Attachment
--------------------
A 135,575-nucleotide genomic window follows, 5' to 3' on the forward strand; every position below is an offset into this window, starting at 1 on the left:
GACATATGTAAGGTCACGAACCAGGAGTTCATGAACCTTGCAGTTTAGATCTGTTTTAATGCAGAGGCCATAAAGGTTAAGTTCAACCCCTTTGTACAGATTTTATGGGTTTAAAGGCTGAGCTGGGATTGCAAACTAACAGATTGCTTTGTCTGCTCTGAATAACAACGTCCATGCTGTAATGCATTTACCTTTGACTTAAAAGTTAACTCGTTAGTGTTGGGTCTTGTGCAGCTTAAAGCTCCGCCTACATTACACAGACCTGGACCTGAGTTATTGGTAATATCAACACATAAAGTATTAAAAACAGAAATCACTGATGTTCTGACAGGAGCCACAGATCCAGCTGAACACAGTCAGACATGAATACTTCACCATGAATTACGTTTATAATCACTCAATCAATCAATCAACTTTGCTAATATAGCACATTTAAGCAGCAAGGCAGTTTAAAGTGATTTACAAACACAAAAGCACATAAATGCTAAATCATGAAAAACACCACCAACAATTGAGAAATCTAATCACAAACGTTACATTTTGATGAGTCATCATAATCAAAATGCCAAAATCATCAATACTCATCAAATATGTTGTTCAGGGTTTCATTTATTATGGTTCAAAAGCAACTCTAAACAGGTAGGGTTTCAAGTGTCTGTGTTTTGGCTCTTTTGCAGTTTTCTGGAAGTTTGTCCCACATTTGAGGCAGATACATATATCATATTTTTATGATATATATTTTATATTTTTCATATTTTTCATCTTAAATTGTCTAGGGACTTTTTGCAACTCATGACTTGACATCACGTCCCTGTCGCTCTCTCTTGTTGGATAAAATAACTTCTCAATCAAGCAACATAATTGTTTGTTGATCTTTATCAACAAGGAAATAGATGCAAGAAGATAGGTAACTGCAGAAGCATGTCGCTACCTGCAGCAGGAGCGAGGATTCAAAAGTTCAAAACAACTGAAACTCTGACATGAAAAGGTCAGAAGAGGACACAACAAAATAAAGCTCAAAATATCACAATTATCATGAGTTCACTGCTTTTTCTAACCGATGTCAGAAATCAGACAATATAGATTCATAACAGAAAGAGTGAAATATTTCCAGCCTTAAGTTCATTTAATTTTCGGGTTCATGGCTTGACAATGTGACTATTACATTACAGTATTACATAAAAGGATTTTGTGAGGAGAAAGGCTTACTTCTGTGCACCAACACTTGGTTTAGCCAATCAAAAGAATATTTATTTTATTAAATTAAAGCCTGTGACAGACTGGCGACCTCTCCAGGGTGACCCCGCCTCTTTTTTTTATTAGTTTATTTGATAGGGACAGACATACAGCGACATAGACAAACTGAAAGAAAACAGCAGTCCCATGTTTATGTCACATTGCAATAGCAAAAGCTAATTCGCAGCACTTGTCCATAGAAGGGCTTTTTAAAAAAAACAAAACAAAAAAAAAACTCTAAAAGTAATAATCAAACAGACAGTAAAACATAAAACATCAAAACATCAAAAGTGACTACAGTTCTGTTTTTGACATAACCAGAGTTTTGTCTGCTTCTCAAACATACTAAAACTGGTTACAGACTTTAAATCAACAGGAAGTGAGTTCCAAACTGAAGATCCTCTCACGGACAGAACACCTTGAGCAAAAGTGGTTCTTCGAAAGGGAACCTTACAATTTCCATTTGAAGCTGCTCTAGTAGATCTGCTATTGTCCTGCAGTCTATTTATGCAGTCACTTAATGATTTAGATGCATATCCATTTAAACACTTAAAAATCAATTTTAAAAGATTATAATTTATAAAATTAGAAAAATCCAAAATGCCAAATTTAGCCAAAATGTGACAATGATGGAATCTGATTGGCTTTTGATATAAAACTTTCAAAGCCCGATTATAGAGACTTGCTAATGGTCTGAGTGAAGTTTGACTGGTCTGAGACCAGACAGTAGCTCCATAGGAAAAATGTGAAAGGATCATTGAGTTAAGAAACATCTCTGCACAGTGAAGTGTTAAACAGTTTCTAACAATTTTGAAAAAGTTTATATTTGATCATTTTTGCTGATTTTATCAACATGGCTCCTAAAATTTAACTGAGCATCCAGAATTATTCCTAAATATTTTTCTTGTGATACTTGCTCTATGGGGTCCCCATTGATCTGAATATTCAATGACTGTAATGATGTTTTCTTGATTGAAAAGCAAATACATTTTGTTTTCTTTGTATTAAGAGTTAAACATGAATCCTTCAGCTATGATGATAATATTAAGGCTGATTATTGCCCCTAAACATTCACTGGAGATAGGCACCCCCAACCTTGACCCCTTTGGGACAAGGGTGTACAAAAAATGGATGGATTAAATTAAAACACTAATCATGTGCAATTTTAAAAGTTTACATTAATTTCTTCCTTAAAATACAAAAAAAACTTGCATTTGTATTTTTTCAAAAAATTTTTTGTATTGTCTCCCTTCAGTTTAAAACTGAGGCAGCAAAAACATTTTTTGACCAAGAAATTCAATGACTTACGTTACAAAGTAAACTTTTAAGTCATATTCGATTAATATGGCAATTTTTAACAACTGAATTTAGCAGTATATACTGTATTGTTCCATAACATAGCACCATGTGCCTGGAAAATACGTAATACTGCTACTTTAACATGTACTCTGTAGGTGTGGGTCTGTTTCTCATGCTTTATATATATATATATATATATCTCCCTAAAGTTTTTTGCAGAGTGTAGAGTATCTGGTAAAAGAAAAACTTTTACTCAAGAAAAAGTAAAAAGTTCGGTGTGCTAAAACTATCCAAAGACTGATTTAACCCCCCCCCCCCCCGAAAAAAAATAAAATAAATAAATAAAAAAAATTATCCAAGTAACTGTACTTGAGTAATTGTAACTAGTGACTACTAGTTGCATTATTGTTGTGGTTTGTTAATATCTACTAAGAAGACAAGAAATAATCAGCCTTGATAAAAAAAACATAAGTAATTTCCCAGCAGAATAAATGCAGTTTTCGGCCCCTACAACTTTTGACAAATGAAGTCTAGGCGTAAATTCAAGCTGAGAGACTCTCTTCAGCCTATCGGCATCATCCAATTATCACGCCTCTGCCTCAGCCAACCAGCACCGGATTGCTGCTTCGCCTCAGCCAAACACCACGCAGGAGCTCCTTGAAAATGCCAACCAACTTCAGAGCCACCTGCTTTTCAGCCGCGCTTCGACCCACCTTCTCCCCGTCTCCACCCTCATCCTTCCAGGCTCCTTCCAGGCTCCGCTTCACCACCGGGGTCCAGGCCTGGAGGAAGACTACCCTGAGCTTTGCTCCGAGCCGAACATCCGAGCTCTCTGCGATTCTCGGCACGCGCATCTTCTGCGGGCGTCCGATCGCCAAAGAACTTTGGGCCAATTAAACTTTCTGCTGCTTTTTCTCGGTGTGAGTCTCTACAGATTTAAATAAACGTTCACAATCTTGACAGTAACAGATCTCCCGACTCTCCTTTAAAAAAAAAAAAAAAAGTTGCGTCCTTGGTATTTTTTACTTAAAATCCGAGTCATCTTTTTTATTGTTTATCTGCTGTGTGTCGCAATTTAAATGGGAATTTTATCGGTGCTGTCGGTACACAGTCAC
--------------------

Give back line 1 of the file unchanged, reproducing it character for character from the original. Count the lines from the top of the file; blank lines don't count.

A 135,575-nucleotide genomic window follows, 5' to 3' on the forward strand; every position below is an offset into this window, starting at 1 on the left: